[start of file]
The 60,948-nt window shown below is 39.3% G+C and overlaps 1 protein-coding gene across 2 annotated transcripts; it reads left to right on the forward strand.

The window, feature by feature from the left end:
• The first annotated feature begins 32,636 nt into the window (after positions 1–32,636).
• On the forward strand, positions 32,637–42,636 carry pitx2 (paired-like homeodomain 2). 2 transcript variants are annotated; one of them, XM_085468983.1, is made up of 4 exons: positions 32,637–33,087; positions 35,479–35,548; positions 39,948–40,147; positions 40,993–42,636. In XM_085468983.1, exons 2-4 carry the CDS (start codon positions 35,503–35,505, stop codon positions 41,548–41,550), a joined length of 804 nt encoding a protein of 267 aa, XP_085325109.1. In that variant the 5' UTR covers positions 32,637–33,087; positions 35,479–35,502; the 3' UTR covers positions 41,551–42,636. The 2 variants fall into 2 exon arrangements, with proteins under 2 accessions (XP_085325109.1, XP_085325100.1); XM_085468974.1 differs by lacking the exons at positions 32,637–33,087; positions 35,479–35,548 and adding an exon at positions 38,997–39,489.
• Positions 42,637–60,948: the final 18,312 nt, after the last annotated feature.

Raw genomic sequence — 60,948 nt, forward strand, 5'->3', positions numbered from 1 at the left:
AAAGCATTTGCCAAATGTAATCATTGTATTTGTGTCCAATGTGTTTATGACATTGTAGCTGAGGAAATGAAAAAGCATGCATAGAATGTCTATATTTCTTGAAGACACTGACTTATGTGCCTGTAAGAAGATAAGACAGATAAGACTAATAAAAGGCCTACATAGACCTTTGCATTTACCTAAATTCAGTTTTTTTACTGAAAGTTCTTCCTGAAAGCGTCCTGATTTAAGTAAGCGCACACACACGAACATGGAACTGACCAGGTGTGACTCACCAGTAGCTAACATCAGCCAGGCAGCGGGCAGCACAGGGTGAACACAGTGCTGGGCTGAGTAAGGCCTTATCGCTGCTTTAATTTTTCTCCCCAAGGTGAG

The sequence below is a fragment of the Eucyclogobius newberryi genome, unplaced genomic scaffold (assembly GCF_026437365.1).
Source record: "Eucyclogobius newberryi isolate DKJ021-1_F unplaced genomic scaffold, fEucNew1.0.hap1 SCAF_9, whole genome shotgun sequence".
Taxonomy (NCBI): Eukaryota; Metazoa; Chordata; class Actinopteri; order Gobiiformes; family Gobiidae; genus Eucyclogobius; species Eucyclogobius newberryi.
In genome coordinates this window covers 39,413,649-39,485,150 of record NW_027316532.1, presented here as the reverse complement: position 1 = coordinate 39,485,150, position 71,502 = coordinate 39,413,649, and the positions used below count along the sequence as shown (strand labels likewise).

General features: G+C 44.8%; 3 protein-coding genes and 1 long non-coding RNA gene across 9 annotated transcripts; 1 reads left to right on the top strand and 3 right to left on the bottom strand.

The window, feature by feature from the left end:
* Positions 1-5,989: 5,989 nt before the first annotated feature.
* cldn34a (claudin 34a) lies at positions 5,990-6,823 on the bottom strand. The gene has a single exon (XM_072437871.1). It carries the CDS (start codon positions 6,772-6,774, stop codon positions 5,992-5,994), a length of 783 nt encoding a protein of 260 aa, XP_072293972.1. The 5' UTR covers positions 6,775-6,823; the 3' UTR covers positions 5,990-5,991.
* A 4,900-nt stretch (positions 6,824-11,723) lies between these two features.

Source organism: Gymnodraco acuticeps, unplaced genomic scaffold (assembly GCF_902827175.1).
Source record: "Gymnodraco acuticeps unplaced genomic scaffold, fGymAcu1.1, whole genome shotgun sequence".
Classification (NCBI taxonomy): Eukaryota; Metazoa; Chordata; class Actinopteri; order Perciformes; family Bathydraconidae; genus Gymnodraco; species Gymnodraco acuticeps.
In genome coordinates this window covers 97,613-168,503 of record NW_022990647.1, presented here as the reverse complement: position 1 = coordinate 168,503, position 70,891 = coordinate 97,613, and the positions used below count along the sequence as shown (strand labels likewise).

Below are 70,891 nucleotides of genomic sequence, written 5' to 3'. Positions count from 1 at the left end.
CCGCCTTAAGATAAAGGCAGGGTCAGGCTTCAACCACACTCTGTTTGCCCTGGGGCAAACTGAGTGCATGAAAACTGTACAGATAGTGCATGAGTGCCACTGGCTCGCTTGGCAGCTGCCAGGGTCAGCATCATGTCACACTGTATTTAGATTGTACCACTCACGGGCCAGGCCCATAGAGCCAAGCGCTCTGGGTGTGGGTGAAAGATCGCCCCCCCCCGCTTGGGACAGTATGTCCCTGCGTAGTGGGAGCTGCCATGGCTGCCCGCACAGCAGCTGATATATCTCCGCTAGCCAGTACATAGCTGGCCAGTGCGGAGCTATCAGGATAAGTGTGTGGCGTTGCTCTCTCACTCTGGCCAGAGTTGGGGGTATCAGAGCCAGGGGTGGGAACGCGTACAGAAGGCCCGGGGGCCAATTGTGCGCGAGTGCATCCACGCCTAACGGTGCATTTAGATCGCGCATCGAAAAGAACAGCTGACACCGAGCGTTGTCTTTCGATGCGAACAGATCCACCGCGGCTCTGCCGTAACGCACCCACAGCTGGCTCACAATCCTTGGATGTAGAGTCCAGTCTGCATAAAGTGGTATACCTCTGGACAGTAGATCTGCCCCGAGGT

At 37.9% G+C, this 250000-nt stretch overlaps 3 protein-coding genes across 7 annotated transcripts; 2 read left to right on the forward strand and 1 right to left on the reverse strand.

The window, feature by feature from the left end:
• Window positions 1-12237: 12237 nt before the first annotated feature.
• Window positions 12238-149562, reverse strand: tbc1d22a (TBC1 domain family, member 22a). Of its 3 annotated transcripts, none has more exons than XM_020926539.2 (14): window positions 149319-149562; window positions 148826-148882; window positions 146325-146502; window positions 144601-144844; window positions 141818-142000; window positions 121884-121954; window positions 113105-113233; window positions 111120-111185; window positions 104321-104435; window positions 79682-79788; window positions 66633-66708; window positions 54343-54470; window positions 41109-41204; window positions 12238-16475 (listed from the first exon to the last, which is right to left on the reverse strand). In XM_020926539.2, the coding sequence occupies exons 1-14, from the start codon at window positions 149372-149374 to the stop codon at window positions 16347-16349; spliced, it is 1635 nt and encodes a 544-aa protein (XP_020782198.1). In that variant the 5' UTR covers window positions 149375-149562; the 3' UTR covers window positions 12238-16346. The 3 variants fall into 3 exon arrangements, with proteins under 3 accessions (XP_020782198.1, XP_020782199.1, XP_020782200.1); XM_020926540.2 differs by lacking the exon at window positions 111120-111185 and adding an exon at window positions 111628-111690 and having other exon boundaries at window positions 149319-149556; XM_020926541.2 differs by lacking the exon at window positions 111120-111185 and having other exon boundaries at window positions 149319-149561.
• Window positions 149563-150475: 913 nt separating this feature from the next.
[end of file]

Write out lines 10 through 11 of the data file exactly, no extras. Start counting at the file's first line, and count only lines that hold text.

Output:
Taxonomy (NCBI): Eukaryota; Metazoa; Chordata; class Actinopteri; order Gobiiformes; family Gobiidae; genus Eucyclogobius; species Eucyclogobius newberryi.
In genome coordinates this window covers 39,413,649-39,485,150 of record NW_027316532.1, presented here as the reverse complement: position 1 = coordinate 39,485,150, position 71,502 = coordinate 39,413,649, and the positions used below count along the sequence as shown (strand labels likewise).